When couples divorce, one aspect of property settlement often involves dividing stocks or stock options held in the name of one party (usually through work) but which were obtained during the marriage and therefore are considered marital property. Generally, the trial court, in awarding the other party marital shares of the stock, either orders the party with all of the stock to pay a cash value of the marital share to the other spouse as valued on the date of dissolution, or the court orders the party with all of the stock to transfer half of the shares themselves to the other party. The latter option gives the receiving party more control over the stock and to hold the shares in anticipation of the stock continuing to rise.
Sometimes, however, the court can only order the party holding the stock to transfer a marital portion in the future because the shares have not yet vested. What happens if, prior to the vesting and transfer, the stock splits?
That was the issue in a recent case in the Eastern District. In Demars v. Buntenbach, the dissolution judgment awarded husband 96 shares of unvested stock in MasterCard. Prior to the stock vesting, the stock split 10 to 1. When a stock splits, its price drops in the same proportion as the increase in shares. For example, 10 shares of stock A trading at $10 per share splits 2 to 1; the stockholder will now have 20 shares but valued at $5 per share. The value to the shareholder of the additional shares is in the future: if the stock goes up $1 in value, that increase is now twice as valuable to the shareholder because the shareholder has double the number of shares.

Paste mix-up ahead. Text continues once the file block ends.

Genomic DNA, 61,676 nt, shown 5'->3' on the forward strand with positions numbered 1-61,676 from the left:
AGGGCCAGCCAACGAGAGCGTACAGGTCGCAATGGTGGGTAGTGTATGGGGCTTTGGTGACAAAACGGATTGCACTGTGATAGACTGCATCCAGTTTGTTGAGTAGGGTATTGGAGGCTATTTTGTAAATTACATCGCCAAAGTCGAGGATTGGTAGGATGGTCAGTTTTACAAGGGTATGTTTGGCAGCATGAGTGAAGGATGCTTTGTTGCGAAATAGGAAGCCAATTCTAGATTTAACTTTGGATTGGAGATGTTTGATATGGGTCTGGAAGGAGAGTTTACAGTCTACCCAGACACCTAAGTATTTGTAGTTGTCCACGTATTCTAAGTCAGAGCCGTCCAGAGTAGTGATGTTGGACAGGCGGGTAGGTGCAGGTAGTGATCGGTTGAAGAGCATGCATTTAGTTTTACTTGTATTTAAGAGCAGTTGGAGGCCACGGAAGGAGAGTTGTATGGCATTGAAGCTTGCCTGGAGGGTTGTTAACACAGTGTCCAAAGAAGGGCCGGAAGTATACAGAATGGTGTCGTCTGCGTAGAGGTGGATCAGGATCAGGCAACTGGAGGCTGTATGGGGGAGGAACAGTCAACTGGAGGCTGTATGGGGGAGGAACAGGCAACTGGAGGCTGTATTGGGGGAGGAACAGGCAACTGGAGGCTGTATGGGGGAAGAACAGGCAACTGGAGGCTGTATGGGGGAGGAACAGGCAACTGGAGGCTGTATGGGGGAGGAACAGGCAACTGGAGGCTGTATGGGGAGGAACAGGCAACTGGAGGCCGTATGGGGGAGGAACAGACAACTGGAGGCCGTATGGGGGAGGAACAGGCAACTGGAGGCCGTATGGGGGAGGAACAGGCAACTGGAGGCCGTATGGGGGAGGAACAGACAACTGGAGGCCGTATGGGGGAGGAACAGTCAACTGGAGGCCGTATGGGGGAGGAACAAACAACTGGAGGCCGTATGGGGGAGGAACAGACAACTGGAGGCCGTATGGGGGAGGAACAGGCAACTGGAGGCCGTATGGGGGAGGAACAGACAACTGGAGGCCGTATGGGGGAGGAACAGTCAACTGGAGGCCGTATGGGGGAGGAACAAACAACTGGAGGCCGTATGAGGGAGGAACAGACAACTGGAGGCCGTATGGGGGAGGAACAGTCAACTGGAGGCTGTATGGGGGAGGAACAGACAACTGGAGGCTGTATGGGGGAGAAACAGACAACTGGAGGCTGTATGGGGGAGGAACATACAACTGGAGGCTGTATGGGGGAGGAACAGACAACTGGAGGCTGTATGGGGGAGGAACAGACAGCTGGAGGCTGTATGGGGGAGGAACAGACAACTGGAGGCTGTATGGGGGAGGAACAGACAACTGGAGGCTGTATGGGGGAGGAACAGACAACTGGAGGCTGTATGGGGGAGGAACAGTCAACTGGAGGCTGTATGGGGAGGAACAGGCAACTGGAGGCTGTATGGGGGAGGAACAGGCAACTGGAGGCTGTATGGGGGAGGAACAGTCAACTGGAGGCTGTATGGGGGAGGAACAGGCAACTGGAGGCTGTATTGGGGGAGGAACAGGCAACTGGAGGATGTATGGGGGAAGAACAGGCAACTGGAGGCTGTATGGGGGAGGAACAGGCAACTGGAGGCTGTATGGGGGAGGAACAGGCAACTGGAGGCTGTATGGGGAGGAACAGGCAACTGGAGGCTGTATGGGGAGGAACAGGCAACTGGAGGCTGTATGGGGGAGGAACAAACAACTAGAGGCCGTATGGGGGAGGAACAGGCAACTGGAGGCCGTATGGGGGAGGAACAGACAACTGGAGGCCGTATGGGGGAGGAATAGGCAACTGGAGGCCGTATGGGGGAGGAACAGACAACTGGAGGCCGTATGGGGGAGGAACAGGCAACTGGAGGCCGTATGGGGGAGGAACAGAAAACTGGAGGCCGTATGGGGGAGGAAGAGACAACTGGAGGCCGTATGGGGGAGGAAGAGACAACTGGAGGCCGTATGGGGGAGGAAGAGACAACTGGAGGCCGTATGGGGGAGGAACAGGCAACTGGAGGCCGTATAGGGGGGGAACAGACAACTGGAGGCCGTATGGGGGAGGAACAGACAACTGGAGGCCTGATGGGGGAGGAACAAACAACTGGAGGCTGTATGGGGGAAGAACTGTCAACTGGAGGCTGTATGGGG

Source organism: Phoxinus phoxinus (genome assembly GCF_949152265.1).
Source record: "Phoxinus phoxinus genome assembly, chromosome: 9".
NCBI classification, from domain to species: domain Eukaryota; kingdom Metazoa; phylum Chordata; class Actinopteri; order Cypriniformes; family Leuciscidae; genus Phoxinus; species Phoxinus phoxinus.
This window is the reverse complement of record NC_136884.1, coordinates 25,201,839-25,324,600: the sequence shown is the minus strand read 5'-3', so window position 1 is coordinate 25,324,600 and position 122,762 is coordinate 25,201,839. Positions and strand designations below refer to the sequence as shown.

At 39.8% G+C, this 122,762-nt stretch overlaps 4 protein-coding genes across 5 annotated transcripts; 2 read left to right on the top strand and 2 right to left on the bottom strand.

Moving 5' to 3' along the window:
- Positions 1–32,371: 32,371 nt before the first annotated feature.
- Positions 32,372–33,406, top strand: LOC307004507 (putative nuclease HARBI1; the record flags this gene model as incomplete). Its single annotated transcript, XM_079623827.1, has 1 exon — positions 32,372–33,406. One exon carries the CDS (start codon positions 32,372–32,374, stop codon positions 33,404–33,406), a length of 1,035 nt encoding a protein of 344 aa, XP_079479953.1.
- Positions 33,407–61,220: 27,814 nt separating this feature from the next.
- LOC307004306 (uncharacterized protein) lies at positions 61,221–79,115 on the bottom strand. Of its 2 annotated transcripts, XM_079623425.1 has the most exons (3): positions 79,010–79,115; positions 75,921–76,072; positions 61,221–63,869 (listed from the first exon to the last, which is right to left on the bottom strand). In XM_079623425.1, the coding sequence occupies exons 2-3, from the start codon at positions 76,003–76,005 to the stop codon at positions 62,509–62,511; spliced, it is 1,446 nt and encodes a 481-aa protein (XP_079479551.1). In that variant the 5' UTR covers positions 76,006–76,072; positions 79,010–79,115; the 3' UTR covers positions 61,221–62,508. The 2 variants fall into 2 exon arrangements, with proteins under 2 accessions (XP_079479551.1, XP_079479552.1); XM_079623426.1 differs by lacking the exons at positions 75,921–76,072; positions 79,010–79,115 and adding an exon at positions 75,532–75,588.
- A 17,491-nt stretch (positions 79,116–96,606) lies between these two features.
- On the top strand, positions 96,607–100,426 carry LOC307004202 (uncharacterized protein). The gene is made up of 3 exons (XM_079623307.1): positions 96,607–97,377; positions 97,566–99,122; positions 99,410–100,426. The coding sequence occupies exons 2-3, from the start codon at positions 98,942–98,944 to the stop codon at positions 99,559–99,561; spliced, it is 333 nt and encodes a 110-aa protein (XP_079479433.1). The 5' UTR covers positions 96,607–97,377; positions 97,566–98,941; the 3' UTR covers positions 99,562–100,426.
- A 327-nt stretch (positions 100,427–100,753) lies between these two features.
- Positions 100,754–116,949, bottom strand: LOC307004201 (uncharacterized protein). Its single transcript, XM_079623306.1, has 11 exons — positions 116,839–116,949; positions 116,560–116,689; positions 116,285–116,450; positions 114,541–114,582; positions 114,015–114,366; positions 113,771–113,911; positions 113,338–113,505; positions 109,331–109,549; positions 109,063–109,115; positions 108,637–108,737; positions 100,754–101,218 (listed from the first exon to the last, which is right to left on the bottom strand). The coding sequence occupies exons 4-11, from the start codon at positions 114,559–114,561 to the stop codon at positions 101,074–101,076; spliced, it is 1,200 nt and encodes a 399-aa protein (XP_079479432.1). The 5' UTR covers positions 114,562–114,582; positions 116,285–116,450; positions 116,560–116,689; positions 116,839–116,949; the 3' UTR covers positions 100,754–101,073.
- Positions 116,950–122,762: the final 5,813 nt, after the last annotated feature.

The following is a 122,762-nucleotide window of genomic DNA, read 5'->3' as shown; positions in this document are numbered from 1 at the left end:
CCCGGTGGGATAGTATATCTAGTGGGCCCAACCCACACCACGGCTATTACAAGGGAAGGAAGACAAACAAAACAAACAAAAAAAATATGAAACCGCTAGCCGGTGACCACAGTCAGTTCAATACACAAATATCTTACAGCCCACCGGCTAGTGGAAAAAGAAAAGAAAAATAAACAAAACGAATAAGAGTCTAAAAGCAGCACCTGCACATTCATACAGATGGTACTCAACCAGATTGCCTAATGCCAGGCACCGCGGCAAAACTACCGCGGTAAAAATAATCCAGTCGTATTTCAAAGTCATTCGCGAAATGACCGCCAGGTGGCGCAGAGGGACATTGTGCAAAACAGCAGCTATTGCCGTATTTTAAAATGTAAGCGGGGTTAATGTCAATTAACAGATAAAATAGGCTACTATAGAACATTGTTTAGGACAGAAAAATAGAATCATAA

When the stock vested, the 96 shares the court allotted to husband became 960 shares by the time of transfer. However, wife only delivered 96 shares to husband, keeping the remaining shares from the split. Husband filed a motion for contempt, stating that the 96 shares became 960 shares before vesting and so he has a right to all 960 shares. Wife disagreed, saying the judgment specifically states 96 shares. The trial court agreed with husband ordered wife to transfer all of the 960 shares. Wife appealed, but the Eastern District agreed with the trial court, finding that because the stock split affected the value of the shares, to give husband less than the 960 shares would be to give him less than the 96 shares as ordered in the judgment. Wife argued that the court was modifying a final property judgment. The appellate court disagreed, stating that the value of the 96 shares before the split is the same as the value of the 960 shares immediately after the split, so the court did not modify the property judgment but simply enforced its terms.
If you have questions about stock splits and divorce, contact us – we can help.